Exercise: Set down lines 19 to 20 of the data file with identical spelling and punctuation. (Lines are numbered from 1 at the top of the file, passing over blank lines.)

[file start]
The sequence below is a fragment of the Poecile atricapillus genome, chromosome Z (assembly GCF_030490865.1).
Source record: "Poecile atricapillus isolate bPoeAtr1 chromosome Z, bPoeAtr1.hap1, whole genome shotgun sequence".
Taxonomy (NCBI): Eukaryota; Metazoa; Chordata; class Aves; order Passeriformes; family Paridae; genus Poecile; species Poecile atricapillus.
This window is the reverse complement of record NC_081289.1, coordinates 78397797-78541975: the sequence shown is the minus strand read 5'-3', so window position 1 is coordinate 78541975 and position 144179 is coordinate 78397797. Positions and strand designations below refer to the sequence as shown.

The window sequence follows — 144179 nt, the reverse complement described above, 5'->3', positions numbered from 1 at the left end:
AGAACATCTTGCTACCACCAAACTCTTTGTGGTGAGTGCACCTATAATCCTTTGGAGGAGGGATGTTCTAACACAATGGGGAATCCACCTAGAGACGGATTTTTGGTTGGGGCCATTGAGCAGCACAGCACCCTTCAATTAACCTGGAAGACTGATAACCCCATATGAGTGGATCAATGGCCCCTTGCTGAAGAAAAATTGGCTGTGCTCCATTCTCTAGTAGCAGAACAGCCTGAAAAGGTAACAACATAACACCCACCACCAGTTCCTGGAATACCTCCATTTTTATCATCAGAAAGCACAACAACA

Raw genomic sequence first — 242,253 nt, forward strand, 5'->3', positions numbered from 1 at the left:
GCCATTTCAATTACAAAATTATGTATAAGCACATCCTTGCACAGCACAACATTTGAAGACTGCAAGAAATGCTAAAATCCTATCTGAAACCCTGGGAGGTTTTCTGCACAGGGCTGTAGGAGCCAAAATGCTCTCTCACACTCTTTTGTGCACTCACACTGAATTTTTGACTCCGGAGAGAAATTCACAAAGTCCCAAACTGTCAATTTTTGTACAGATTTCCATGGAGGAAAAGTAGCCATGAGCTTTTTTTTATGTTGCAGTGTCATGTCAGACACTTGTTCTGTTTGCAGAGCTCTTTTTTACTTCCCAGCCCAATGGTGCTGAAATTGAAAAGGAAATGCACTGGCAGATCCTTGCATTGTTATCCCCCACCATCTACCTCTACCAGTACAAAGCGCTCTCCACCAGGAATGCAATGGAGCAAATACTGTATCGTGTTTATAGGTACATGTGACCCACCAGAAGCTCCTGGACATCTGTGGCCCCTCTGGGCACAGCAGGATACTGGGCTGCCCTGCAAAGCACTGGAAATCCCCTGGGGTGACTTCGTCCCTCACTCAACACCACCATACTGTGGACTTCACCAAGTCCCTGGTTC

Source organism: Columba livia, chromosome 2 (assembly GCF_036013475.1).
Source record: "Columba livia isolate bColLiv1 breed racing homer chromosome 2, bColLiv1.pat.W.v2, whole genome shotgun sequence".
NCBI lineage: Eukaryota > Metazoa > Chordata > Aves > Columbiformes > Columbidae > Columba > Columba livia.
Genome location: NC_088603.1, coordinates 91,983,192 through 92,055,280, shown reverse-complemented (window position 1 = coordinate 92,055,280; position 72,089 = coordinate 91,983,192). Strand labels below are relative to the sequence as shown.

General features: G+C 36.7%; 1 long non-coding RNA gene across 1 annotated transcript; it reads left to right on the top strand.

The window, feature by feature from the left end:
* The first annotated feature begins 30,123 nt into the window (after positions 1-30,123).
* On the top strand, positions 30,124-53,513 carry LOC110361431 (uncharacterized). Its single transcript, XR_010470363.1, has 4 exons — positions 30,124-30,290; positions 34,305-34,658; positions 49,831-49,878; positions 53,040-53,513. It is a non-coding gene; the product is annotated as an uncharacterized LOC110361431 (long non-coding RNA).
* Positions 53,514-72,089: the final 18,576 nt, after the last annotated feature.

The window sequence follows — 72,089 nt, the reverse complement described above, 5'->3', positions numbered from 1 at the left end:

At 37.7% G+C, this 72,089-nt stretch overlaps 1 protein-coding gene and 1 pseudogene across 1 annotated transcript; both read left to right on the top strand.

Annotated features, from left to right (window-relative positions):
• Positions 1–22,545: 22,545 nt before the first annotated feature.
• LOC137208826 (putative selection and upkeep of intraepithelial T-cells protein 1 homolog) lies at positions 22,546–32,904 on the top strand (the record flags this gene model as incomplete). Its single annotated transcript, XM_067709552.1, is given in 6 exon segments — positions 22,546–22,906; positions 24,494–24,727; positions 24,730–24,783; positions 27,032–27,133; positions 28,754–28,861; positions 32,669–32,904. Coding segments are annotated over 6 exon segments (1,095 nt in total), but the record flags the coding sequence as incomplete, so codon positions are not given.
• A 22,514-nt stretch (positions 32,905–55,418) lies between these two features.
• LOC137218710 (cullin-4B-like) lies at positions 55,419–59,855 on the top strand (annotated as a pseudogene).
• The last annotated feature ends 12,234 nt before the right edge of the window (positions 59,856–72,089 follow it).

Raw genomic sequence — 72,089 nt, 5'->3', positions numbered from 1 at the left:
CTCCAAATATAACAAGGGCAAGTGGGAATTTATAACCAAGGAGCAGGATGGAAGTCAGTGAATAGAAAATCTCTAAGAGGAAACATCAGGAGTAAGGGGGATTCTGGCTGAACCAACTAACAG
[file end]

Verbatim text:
At 37.7% G+C, this 72,089-nt stretch overlaps 1 protein-coding gene and 1 pseudogene across 1 annotated transcript; both read left to right on the top strand.

Annotated features, from left to right (window-relative positions):